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Rod Velez will not be sworn onto Broward school board today, as eligibility questions persist

Rod Velez speaks to Broward County school board chairman Torey Alston before the swearing in ceremony on Tuesday Nov. 22.
Gerard Albert III
Rod Velez speaks to Broward County school board chairman Torey Alston before the swearing in ceremony on Tuesday Nov. 22.

Newly-elected Rod Velez, who faces questions about his eligibility to hold public office after a decades-old felony conviction, will not be sworn in to the Broward County school board today.

"The state has everything they need to hit the button and process everything," he said minutes before the ceremony Tuesday morning.

The application is an extra step that returning citizens need to take in order to hold public office. It is unclear when Velez filed the application, or if he did. As of Tuesday morning, the state's database don't show a record of his rights restored. But the database only shows approved records, not pending cases.

"I am not a liar. I'm truthful and just keep believing me," he said when asked about public trust.

Five other school board members will be sworn in, including newly elected members Brenda Fam, Allen Zeman and Jeff Holness. Current school board members Lori Alhadeff and Nora Rupert will also be sworn in.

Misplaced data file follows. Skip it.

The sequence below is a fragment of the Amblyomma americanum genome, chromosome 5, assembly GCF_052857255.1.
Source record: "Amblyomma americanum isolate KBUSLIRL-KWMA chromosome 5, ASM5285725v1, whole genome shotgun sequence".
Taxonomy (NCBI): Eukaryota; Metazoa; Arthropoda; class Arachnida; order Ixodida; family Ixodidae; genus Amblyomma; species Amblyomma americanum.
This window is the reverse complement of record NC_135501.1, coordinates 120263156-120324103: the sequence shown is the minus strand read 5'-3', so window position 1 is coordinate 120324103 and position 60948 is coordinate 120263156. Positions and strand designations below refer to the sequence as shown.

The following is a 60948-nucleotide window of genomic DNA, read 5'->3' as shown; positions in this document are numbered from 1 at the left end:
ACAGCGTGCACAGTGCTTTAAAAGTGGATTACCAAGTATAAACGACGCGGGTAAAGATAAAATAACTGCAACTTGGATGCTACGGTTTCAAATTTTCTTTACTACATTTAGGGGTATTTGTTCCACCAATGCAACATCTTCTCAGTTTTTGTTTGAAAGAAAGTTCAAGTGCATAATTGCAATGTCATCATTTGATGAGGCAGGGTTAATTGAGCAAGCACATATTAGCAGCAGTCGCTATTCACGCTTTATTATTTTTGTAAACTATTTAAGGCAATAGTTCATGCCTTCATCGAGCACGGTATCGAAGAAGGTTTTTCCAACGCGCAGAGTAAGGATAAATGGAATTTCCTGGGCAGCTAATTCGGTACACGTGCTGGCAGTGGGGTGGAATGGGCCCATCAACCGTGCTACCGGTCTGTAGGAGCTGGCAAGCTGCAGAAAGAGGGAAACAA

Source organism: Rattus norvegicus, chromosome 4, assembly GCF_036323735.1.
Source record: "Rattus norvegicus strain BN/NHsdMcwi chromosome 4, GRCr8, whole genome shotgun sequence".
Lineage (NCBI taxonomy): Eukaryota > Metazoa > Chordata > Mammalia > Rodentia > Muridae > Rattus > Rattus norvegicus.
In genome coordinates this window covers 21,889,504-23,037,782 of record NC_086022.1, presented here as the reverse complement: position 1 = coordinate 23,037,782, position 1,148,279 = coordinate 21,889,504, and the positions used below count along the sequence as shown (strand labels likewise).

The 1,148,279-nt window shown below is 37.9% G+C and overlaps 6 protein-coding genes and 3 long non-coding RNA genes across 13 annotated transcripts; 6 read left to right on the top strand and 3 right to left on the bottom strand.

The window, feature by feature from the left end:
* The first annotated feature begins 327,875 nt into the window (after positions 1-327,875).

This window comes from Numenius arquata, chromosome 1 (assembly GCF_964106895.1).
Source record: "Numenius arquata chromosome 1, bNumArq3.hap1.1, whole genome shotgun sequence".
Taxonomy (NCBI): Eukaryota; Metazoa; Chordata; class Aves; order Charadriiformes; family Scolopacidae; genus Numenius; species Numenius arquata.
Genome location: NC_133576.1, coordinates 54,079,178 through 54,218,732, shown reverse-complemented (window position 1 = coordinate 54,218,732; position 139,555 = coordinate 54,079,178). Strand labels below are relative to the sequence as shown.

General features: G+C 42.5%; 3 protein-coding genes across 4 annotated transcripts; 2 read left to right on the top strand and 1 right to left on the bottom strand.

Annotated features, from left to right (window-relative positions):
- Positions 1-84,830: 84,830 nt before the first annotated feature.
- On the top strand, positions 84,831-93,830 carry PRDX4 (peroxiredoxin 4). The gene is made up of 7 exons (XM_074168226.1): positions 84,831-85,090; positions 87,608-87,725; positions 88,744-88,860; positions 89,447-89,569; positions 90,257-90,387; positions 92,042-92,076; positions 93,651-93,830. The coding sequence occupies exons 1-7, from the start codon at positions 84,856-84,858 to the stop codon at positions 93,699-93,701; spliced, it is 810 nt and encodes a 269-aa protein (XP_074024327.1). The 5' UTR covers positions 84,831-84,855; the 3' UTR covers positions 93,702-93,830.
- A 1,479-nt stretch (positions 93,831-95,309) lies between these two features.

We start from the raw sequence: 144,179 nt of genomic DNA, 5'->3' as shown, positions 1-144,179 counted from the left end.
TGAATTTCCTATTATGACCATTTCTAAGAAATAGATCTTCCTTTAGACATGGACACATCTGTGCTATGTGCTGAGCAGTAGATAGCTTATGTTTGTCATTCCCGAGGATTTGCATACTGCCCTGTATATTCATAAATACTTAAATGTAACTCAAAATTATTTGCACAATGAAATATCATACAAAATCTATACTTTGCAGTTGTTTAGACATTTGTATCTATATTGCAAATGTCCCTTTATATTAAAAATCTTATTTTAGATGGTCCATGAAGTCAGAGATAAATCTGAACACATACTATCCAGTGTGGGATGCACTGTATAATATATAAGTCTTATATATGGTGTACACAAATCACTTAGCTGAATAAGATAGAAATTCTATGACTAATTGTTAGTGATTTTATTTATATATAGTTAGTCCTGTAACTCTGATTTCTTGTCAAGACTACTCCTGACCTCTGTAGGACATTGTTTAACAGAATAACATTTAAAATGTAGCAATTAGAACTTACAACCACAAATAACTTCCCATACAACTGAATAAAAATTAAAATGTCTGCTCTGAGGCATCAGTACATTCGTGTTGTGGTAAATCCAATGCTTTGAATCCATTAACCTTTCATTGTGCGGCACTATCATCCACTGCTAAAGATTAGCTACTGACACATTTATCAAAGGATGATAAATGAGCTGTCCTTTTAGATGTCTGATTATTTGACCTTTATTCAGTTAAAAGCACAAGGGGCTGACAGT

Had Velez taken the oath and then been found ineligible to hold office, he could be charged with a felony, according to state law. He said on Tuesday that he will not resign and that he expects to be sworn in at a later date.

"I'm going to continue on this. I'm not going to resign today, I'm going to continue this journey," he said.

Velez — a property manager and a father of two school-age kids — won 52% of the vote in the race to represent District 1, according to the unofficial election results.

In 1995, Velez pleaded guilty to aggravated battery, a second-degree felony which stripped him of his right to vote and hold elected office. That is, until Amendment 4 was passed in 2018, restoring the right to vote for Floridians convicted of most felonies, so long as they served their time and paid any associated fines and fees.

"When I started this journey, several years ago, a few years ago, when I got my rights restored, I wasn't expecting to run for office. I never thought I'd be here today," he said Tuesday.

But in order to regain the right to hold elected office, returning citizens must submit an application to the state Office of Executive Clemency.

When asked when he sent in his application, Velez told reporters speak to his attorneys.

"Today is not about me...today is the beginning of a new day for Broward County. For too long, for too many years, there's been corruption. And today with this new board...we're all going to do the right thing and do right by our kids," he said.

This story will be updated.

Gerard Albert III covers Broward County. He is a former WLRN intern who graduated from Florida International University. He can be reached atgalbert@wlrnnews.org
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